“Possession” (1981) is the vicious motherfucker: Either version of “Scenes From A Marriage”: only vamping. Seen in recent years in battered versions and an only modestly cleaned-up version, this digital version from Metrograph Pictures is the first since Andrzej Zulawski’s passing in 2016. (It’s drawn from a 2020 photochemical restoration.) A young Isabelle Adjani, a young Sam Neill, timeless marital conflict, blood, blood, and everlasting demons are here to play. Few movies attain shrieking madness and emotional horror of this order. See it with someone you’re not sure about. Opens Friday, October 22 at the Music Box.
Three documentaries that pack heft and punch: In the intense, anecdotal “Introducing, Selma Blair,” we see the actress sharing her multiple sclerosis diagnosis and working through treatment and reflecting on how to proceed; both her voice-over and her apparent candor before the camera offer powerful moments. (And power.) The winning charm Blair embodies as a performer carries through: a vulnerable yet determined adult confronts chronic illness in a way that is open and uncommon. Theaters and Discovery Plus.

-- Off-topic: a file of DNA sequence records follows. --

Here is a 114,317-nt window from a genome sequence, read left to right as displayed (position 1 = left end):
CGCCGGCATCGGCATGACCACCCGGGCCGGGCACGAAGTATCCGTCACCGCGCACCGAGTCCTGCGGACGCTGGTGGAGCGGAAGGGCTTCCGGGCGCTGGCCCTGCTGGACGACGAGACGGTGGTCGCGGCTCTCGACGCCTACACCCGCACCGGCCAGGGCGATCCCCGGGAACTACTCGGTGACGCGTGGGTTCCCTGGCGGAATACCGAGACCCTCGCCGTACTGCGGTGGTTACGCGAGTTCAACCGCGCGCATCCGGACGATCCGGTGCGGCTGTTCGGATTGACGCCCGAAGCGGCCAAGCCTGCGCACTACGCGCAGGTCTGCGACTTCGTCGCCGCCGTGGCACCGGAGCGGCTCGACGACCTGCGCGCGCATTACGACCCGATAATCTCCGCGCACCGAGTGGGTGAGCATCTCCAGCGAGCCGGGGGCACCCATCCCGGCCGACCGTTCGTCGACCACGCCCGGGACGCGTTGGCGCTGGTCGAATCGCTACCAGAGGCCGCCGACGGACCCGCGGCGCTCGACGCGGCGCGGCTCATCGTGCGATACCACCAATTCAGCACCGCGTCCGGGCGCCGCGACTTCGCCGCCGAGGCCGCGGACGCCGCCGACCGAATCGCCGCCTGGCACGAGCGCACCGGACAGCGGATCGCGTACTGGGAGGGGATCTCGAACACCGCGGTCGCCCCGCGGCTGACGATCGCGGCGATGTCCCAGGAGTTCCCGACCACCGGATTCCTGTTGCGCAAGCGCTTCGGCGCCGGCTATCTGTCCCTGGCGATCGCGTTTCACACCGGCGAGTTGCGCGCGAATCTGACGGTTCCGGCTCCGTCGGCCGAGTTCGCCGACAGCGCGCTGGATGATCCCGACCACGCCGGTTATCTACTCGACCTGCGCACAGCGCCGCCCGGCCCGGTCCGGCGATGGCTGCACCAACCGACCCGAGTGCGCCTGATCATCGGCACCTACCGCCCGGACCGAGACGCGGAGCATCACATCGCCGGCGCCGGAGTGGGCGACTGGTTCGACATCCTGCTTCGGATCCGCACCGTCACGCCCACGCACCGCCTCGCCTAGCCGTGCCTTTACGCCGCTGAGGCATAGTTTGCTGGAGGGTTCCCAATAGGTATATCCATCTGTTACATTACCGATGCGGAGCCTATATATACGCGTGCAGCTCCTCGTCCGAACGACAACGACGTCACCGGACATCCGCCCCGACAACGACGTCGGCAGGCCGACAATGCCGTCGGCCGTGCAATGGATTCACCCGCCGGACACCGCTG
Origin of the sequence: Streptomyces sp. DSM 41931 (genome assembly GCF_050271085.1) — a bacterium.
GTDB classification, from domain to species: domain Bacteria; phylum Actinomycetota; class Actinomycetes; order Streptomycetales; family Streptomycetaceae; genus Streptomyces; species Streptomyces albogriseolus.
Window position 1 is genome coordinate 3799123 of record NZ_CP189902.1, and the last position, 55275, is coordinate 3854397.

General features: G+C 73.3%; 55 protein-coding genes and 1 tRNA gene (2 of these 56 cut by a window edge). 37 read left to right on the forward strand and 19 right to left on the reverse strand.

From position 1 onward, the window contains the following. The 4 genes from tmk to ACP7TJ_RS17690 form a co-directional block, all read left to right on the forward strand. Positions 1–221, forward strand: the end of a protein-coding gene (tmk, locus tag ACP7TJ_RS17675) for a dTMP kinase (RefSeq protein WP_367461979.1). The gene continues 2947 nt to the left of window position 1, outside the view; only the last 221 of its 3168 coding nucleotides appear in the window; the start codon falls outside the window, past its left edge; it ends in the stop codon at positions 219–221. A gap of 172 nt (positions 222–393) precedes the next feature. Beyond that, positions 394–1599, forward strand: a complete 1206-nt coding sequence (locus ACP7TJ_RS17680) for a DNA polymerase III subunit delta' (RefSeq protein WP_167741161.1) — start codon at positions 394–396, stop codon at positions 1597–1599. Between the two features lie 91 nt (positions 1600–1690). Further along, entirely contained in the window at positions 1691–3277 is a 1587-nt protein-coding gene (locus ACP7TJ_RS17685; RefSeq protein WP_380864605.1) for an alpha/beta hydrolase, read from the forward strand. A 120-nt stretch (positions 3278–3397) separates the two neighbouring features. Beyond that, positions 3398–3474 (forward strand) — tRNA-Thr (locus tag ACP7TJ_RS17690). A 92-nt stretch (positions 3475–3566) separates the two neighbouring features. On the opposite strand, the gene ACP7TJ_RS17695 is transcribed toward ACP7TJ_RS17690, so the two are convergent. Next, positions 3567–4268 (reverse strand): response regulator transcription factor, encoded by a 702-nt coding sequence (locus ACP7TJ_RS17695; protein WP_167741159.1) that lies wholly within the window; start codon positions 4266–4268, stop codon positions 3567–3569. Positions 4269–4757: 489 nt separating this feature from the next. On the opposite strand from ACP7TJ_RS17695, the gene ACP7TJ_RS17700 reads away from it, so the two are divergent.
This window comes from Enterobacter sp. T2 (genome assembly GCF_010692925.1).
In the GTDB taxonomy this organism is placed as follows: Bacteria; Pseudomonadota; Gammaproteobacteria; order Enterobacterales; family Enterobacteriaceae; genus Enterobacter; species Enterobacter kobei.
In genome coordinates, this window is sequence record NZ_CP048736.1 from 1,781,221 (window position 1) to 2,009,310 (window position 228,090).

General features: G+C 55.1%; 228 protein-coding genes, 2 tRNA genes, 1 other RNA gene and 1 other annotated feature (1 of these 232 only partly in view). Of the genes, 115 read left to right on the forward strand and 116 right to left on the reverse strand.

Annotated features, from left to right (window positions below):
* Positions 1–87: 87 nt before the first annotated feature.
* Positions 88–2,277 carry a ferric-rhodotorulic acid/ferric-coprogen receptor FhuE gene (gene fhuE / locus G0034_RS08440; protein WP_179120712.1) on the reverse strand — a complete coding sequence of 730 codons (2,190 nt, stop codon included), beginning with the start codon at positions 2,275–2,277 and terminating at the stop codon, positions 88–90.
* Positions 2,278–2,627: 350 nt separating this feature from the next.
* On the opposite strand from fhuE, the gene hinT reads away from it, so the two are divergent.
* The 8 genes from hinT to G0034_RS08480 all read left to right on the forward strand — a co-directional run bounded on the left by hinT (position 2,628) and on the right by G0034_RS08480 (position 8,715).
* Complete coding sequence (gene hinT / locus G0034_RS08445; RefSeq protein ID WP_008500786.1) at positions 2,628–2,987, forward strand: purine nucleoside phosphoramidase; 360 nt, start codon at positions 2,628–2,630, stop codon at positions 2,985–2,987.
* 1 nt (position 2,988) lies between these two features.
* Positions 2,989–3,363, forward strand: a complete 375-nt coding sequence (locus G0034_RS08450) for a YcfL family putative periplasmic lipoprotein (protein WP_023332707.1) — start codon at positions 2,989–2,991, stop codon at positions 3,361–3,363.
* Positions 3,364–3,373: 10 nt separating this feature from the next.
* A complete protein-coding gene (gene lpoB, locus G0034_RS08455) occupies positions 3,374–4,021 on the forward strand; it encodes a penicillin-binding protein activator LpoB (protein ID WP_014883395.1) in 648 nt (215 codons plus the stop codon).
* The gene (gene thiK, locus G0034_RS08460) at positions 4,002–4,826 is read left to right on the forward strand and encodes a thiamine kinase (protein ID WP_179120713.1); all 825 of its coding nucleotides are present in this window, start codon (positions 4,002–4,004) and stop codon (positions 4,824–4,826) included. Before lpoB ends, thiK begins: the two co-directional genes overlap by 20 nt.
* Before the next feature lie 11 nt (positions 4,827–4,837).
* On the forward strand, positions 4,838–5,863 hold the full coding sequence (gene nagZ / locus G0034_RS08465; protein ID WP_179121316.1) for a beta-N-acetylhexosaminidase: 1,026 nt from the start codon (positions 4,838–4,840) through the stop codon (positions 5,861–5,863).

Ry Russo-Young’s “Nuclear Family” is an intricate, beautifully structured family portrait of an unusual family that had already been described when the thirty-nine-year-old writer-director was only a teenager, as the New York Times chronicled the 1990s legal battles that pulled at the child of pioneering lesbian mothers (Sandy Russo and Robin Young). I’m an admirer of Russo-Young’s work as a narrative filmmaker; this deeply personal three-hour documentary illuminates her origins, but also her sensibilities. There are facets upon facets of history and fate and life and the law to digest. (There’s an excellent interview, including transcript, with Elvis Mitchell from KCRW’s “The Treatment” here.) HBO Max.